Campaign Flags of our Politicians

I posted about the new Obama poster that was an impressionistic version of the U.S. flag wherein the “O” replaced the field of stars and there were a few artsy-ish type stripes. You know the one.

Well, apparently the left got their spin machine going and found an example from 150+ years ago to try to legitimize the usage in modern times (h/t to Sam Howard). The example? Why, none other than Honest Abe!

Actually, that’s a little more reminiscent of the Obama flag from 2008:

But I can do them several better. (History alert!): It looks like Lincoln wasn’t the only one to do such a thing. In fact, it appears as if it was indeed a common political practice during that campaign and contemporary ones….over 100 years ago:

There is an important caveat, though. The way a political campaign was waged and organized back then is completely different than today. In short, none of the above had a centralized campaign store selling items. More often than not, these items were produced at the local level. Basically, while it appears as if it was a common practice to use the U.S. flag, there is no telling whether the candidates themselves explicitly endorsed such usage. Nonetheless, the practice appears–at least going by the latest examples I could find–to have lasted until around the turn of the last century. Apparently by then the usage of a portrait in place of the stars had been discarded.

Since then, nothing. Well, that is unless President Obama would like to be compared to the Presidential Candidate who last used such a device.

All in all, I find it amusing that the left is suddenly interested in the cultural mores of the mid-19th century as a reference point. Oh, and those of Richard Nixon.

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10 years ago

I have no problem with Hussein’s image…on the Muslim Brotherhood flag.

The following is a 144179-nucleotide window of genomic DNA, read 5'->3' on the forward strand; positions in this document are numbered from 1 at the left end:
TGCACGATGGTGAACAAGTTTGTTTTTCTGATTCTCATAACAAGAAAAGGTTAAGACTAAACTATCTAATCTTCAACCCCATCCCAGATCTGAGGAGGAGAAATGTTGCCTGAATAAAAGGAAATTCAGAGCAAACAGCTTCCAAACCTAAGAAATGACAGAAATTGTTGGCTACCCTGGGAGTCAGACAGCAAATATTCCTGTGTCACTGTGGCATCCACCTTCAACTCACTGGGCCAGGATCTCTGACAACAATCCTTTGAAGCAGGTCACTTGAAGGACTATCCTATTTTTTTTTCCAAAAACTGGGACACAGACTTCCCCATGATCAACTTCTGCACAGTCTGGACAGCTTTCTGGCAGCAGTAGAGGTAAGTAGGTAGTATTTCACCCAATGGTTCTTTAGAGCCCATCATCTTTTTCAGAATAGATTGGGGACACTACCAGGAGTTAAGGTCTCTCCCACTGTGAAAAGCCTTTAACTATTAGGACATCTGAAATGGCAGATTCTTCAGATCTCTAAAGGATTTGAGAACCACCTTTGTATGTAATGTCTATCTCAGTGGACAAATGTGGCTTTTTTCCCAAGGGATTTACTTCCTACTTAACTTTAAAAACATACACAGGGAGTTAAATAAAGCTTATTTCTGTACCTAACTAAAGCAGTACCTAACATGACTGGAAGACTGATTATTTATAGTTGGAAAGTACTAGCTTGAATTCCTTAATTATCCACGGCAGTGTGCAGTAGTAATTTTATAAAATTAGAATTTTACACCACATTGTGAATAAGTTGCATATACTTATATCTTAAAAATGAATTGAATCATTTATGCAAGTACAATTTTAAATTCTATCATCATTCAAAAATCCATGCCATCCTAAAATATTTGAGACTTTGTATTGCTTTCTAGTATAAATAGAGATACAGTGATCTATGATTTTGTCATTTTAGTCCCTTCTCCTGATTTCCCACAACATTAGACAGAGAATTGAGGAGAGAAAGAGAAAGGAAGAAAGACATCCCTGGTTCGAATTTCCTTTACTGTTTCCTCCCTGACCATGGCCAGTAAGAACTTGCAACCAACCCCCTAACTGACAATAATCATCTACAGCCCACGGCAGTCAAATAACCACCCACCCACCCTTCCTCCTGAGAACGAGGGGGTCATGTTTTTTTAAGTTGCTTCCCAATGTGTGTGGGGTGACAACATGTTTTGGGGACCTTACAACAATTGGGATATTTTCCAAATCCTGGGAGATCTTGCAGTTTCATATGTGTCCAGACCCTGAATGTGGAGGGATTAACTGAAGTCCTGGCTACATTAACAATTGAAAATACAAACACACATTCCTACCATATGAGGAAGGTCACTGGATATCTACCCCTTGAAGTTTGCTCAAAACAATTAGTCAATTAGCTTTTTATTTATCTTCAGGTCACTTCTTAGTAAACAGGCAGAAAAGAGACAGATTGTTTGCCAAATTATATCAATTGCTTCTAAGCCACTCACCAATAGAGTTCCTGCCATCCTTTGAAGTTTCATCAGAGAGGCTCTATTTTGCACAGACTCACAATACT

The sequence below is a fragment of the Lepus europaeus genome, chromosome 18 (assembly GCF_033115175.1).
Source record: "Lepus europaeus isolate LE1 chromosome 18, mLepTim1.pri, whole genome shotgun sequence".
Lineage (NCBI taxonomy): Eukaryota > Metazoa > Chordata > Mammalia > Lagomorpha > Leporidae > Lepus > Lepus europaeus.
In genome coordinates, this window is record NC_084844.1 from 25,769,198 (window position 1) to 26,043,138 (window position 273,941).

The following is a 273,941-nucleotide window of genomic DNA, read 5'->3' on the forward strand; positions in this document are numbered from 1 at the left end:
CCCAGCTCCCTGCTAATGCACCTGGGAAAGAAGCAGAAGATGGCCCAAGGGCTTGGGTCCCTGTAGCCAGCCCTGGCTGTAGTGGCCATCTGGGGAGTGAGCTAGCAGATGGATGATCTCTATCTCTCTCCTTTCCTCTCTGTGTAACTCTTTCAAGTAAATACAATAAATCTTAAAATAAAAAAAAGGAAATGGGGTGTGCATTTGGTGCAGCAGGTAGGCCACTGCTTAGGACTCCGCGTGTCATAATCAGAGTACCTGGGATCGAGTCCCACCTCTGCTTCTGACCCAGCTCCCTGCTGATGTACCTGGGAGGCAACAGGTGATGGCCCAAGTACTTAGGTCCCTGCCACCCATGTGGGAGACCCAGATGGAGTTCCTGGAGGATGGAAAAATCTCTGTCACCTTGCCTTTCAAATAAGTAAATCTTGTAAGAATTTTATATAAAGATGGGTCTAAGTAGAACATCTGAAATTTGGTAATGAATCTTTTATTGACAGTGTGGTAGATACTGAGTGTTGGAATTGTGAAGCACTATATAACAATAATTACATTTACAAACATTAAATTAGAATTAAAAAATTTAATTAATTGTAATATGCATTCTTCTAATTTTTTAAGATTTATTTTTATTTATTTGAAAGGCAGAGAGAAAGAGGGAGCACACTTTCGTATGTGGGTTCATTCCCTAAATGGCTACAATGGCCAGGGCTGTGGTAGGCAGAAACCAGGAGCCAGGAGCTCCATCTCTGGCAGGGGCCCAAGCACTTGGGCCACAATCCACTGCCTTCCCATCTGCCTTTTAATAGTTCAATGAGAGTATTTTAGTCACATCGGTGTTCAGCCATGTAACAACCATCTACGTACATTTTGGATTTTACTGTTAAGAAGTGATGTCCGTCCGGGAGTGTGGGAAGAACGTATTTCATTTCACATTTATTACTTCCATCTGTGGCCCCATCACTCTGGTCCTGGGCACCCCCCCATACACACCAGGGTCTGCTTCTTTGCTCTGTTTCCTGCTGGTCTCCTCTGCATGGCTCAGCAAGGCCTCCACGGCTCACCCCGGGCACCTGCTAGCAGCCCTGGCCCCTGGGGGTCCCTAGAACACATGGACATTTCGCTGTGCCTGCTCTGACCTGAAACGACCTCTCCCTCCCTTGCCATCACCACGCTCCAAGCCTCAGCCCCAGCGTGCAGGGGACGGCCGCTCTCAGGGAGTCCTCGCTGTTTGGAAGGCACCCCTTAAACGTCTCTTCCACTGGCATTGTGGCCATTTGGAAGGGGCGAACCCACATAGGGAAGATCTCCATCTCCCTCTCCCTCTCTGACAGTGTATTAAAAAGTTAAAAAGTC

10 years ago

“Oh, and those of Richard Nixon.”
Oo, ouch.

David P.
David P.
10 years ago

It could be useful to place the examples shown in this post in some historical context. The current law governing the display of the flag was not enacted until 1942. Prior to that there was an unofficial flag code adopted by a number of private organizations in 1923. The current law “forbids” modifying the flag with words, pictures, insignia, etc. I put forbids in quotes because First Amendment freedoms supersede regulations governing the display of the flag.
The flags shown remind me of the regimental colors carried by Union army regiments in the Civil War. It was very common to stitch the name of the regiment into the white stripes of an American flag along with the names of the battles in which that regiment had fought. Confederate units did the same thing with Confederate flags.
Of the examples shown in this post, only the Nixon and Obama flags post-date the flag code.
Of course, what makes the Obama flag particularly significant is that it is not an isolated example but is part of a pattern of a weird personality cult that has sprung up ever since Chris Matthews got that thrill up his leg.
See for example

10 years ago

You’ve completely missed the point. The right wing reaction like the ones on Media Matters such as “These posters are beyond creepy. And they are also stunning displays of egotism and disrespect even from a president not known for his humility and reverence for America’s traditions. [, 9/20/12] fail to place the Obama poster in historical context in their effort to criticize him. The left’s spin as you call it provides that factual context. How are the facts “spin”?
Marc thanks for this post but it’s funny that you miss the point and that it’s posted under the banner “Obamanation”. All you have to do in the future to get the type of comments about the President from the two resident nitwits is to post his picture.

10 years ago

No Phil, I haven’t. I know the point of the historical spin, ’cause that’s what it was, no matter what you want to say. It’s a classic case of ex post facto legitimization. So, to repeat, MY point is “I find it amusing that the left is suddenly interested in the cultural mores of the mid-19th century as a reference point.”

joe bernstein
joe bernstein
10 years ago

I have seen the flag used as a cheap promo gimmick to sell stuff like used cars,etc.I think that sucks.
Funny flag story-I was walking along Westerstraat in Amsterdam about 12 0r so years back and I saw a Rhode Island flag flying over a garage where the owner was selling furniture.I approached him(he looked kinda like an old time pirate)and he spoke good English and asked him if somoene in his family was from RI.He asked me”What’s Rhode Island?”I explained it was the smallest state in the US and I lived there,he started laughing and said-I didn’t know where that flag was from,but it was really nice so I hung it up.It’s better than the Dutch flag”.True story.

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